Penn State Football: Malcolm Willis Outlines Changes in New Defensive Scheme
The hero position in Penn State's defensive backfield has been a staple since Rip Engle roamed the sideline in Happy Valley.
But Engle is gone, and now so to is the hero.
"Before we had the hero back, but now, it's just free and strong safety," safety Malcolm Willis said on a conference call with reporters this past week.
It's not just the terminology that will change, but also the style, too, when Penn State's defense is on the field.
"The main difference is tempo," Willis said. "Before, we were stationary at the snap, but now, we are all moving before the ball is snapped, from the secondary, to the linebackers, to the defensive line."
The senior defensive back took on an increased role a year ago and is expected to take on the starting free safety spot come Sept. 1 when Ohio rolls into Beaver Stadium for the season opener.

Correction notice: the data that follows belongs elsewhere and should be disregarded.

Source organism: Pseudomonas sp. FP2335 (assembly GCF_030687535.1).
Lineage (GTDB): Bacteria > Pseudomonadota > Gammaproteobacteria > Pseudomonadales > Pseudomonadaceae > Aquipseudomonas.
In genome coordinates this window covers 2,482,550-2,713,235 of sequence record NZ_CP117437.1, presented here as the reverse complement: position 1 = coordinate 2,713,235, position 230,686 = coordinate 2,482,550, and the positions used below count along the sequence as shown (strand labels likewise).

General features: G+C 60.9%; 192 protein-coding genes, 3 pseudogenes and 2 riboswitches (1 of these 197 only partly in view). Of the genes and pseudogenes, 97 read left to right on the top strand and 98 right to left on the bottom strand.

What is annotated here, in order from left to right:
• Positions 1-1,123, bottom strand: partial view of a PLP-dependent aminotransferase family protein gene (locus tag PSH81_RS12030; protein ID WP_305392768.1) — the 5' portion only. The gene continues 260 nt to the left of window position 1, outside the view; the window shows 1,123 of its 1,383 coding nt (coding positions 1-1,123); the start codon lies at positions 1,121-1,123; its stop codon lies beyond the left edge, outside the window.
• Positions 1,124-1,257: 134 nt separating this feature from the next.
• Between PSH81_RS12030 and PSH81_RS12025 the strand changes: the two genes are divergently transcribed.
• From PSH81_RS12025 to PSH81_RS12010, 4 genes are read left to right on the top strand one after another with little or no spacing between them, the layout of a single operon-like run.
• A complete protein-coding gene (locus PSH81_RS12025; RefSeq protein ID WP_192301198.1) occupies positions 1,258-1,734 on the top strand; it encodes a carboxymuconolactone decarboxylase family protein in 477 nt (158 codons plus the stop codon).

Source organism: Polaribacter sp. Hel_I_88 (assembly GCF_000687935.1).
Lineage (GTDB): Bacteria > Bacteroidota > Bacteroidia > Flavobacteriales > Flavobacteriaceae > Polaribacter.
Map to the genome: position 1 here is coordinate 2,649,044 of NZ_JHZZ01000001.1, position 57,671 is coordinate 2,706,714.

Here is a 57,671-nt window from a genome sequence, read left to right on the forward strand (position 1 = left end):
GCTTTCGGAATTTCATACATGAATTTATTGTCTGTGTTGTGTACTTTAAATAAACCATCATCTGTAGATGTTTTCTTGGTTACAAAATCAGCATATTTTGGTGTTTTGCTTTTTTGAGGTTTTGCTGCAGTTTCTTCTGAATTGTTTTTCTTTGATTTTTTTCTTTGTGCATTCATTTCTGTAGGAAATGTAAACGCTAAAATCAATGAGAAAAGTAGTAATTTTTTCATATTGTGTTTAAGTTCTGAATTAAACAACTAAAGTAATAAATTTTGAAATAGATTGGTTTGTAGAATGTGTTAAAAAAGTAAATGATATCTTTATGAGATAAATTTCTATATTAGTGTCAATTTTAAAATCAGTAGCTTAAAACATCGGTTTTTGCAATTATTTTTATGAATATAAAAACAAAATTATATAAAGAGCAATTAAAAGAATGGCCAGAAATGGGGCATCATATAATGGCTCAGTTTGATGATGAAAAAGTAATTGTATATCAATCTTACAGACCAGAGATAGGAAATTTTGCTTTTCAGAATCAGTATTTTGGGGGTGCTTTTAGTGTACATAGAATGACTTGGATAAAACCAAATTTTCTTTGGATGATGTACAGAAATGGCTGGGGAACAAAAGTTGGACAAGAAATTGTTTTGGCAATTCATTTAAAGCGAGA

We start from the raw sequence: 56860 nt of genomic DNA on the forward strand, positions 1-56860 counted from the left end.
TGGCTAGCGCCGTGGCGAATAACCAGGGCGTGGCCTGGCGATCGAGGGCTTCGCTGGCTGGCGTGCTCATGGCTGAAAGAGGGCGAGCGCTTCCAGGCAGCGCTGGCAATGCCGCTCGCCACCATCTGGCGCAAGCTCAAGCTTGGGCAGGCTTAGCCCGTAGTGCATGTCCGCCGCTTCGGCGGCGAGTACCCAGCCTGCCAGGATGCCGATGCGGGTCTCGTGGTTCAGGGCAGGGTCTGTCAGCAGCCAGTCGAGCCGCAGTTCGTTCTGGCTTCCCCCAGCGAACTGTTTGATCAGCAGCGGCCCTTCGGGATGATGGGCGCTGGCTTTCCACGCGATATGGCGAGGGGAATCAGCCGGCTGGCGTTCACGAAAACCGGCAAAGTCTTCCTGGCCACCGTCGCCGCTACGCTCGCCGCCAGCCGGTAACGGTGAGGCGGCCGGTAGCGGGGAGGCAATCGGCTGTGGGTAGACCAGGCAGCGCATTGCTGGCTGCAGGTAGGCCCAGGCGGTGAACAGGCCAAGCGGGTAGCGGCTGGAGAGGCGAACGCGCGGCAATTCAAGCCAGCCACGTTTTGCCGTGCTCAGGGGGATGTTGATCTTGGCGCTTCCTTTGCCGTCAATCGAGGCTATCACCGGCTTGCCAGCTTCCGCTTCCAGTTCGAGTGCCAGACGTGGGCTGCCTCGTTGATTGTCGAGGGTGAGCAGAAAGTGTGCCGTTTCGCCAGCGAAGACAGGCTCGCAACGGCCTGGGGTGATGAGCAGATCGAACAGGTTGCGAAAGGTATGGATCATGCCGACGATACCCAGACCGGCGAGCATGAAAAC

Willis said he's not worried about the pressure but rather helping the younger players get better.
"I'm just trying to go out there and improve every day and keep getting better," Willis said.
"I want to lead by example on and off the field and be productive as possible. I want to show the young guys how to get better in the coming months."
While Willis didn't want to single anyone out, he did mention freshmen defensive backs Ryan Keiser and Tim Buckley as two players he's taken under his wing.
"Those guys are asking questions every day when they have them about schemes and practice and stuff. We're all in this together, watching film and stuff, to try and understand the defense as a whole," Willis said.
And there's no doubt the overall defense will be completely different this fall under first-year defensive coordinator Ted Roof.
"Coach Roof's implemented a lot of things, and the Cover 3 is standard, but there are a lot of different techniques and looks we are having to learn about Coach Roof," Willis said.
"There's an amazing emphasis on turnovers, and every day in practice we are working on ripping the ball away from the ball carrier until the whistle blows, even if he's down."